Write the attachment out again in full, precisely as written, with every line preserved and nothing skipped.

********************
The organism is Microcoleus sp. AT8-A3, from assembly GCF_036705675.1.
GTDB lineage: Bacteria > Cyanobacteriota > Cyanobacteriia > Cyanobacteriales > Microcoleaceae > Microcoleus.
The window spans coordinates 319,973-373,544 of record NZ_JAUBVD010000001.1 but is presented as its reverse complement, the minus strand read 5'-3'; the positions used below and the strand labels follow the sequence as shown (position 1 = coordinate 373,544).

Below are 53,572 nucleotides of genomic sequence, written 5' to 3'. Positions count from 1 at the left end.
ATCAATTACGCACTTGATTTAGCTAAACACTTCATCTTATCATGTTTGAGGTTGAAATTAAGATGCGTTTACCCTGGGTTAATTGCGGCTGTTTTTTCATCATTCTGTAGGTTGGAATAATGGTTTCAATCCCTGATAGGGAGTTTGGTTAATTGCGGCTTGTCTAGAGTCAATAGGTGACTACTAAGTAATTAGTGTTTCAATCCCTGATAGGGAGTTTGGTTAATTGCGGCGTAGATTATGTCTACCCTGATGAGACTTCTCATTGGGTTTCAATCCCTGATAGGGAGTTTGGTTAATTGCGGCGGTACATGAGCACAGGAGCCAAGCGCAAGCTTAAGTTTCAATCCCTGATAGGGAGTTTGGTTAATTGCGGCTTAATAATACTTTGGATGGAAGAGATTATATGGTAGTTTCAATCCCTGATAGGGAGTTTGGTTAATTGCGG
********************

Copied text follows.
The organism is Microcoleus sp. AT8-A3, from assembly GCF_036705675.1.
GTDB lineage: Bacteria > Cyanobacteriota > Cyanobacteriia > Cyanobacteriales > Microcoleaceae > Microcoleus.
The window spans coordinates 319,973-373,544 of record NZ_JAUBVD010000001.1 but is presented as its reverse complement, the minus strand read 5'-3'; the positions used below and the strand labels follow the sequence as shown (position 1 = coordinate 373,544).

Below are 53,572 nucleotides of genomic sequence, written 5' to 3'. Positions count from 1 at the left end.
ATCAATTACGCACTTGATTTAGCTAAACACTTCATCTTATCATGTTTGAGGTTGAAATTAAGATGCGTTTACCCTGGGTTAATTGCGGCTGTTTTTTCATCATTCTGTAGGTTGGAATAATGGTTTCAATCCCTGATAGGGAGTTTGGTTAATTGCGGCTTGTCTAGAGTCAATAGGTGACTACTAAGTAATTAGTGTTTCAATCCCTGATAGGGAGTTTGGTTAATTGCGGCGTAGATTATGTCTACCCTGATGAGACTTCTCATTGGGTTTCAATCCCTGATAGGGAGTTTGGTTAATTGCGGCGGTACATGAGCACAGGAGCCAAGCGCAAGCTTAAGTTTCAATCCCTGATAGGGAGTTTGGTTAATTGCGGCTTAATAATACTTTGGATGGAAGAGATTATATGGTAGTTTCAATCCCTGATAGGGAGTTTGGTTAATTGCGG